Talk by Andrew Baumann - Composing OS extensions safely and efficiently with Bascule


TITLE:   Composing OS extensions safely and efficiently with Bascule

SPEAKER: Andrew Baumann, Microsoft Research

HOST:    Andy Warfield

DATE/TIME: December 3, Tuesday, 3:00 pm


Library OS (LibOS) architectures implement the OS personality as a
user-mode library, giving each application the flexibility to choose
its LibOS. This approach is appealing for many reasons, not least the
ability to extend or customise the LibOS. Recent work with Drawbridge
showed that an existing commodity OS (Windows 7) could be refactored
to produce a LibOS while retaining application compatibility.

This talk presents Bascule, an architecture for LibOS extensions based
on Drawbridge. Rather than relying on the application developer to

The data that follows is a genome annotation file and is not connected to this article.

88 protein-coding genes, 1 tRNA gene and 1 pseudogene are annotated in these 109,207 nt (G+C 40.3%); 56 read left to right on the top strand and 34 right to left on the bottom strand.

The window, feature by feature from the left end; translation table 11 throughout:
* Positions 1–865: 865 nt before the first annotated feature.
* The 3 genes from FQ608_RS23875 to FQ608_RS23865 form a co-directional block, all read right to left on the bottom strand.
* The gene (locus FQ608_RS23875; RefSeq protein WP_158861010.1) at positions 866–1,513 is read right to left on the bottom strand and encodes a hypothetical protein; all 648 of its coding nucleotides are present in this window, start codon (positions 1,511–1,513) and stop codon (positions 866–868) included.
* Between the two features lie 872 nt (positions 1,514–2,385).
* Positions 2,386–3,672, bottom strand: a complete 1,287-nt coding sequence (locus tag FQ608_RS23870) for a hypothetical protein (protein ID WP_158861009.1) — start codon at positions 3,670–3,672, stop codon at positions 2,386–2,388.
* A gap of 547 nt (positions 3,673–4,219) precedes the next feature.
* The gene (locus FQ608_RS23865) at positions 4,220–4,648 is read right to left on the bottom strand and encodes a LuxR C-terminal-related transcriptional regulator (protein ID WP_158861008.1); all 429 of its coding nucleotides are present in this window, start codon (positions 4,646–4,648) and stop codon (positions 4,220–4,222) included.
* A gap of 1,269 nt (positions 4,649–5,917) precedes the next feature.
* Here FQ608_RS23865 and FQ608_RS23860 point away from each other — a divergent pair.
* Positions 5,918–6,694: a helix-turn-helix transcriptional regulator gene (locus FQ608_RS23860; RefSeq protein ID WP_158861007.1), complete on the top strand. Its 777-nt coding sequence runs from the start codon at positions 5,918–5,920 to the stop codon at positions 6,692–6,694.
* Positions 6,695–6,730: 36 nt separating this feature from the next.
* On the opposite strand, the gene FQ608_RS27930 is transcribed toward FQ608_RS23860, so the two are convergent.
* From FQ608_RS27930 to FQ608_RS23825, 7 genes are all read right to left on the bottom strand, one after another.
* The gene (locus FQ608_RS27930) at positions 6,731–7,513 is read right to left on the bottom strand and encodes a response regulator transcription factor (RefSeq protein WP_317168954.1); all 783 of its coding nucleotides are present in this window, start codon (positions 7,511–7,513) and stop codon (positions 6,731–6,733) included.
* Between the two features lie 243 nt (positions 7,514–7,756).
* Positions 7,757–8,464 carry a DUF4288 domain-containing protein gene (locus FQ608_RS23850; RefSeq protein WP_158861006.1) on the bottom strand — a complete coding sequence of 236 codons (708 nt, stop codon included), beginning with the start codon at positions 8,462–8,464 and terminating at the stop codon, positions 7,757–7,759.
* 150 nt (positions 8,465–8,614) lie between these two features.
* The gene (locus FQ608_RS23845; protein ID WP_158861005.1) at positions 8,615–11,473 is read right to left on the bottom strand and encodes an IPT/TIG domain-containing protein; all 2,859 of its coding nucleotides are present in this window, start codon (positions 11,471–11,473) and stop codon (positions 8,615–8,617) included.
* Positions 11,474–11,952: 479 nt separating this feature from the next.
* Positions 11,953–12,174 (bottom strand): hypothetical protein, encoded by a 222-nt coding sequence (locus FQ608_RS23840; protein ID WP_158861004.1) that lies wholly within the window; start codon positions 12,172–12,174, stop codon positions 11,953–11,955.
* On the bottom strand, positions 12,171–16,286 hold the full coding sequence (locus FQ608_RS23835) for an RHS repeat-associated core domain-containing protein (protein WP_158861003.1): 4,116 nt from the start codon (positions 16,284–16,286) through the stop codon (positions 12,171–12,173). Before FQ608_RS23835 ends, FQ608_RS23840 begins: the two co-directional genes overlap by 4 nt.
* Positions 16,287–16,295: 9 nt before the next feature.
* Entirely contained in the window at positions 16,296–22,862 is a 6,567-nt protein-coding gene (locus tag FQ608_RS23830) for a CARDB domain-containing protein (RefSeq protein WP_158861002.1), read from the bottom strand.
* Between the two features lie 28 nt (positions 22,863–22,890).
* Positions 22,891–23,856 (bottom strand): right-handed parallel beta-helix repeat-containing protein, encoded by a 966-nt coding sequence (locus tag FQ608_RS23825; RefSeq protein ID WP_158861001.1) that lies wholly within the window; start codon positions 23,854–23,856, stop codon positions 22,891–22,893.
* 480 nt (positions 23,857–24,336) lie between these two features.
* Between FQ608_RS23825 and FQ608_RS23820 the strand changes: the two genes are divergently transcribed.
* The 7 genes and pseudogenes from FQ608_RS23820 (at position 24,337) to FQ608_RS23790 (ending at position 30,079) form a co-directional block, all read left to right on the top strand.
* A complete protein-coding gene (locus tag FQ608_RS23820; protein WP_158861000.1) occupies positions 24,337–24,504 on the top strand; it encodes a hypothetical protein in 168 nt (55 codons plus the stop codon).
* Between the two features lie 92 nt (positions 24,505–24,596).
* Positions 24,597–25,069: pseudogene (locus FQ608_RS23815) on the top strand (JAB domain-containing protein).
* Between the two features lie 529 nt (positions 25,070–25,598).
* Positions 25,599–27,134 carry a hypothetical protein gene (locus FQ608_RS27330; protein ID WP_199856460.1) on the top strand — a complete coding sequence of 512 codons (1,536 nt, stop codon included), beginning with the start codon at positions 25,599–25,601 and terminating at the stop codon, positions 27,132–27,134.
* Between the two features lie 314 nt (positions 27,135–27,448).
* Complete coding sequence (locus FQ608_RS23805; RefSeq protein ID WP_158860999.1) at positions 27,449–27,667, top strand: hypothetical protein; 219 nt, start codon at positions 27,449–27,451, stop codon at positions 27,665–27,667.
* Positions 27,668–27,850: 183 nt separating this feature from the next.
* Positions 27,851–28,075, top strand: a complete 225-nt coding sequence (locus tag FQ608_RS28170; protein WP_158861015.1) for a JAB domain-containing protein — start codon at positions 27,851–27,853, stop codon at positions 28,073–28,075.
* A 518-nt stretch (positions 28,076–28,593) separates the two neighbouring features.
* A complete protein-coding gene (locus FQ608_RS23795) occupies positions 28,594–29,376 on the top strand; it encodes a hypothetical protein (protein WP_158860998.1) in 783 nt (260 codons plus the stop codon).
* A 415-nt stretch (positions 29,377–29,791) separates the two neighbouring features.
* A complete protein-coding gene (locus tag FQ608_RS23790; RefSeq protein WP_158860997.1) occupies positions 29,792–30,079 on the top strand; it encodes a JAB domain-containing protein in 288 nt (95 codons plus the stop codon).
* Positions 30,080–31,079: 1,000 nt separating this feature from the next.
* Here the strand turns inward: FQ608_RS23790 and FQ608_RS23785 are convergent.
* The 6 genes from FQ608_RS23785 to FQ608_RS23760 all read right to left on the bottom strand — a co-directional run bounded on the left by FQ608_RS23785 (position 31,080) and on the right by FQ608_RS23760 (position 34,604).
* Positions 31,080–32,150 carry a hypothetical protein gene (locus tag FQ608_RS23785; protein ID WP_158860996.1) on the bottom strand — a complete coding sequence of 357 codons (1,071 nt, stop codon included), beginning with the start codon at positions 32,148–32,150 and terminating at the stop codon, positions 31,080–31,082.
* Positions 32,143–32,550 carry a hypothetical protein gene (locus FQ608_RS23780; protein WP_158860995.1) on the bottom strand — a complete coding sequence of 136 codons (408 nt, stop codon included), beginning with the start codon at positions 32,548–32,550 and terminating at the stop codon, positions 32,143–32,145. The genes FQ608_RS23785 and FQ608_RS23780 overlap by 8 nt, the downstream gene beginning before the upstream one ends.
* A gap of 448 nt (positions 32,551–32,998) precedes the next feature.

customise a LibOS, Bascule allows OS-independent extensions to be
attached at runtime. Extensions interpose on a narrow binary interface
of primitive OS abstractions, such as files and virtual memory. Thus,
they are independent of both guest and host OS, and composable at
runtime. Since an extension runs in the same process as an application
and its LibOS, it is safe and efficient.

Bascule demonstrates extension reuse across diverse guest LibOSes
(Windows and Linux) and host OSes (Windows and Barrelfish). Current
extensions include file system translation, checkpointing, and
architecture adaptation.

Andrew Baumann is a researcher in the OS group at Microsoft Research,
Redmond. His research interests include operating systems, distributed
systems, and software support for multi-/many-core architectures. Past
institutions include The University of New South Wales (BE/PhD), IBM
T.J. Watson (extended internship), and ETH Zurich (postdoc). Past and
current projects include the L4 microkernel, Mungi
single-address-space OS, K42 multiprocessor OS, Barrelfish multikernel
OS, and Drawbridge LibOS.

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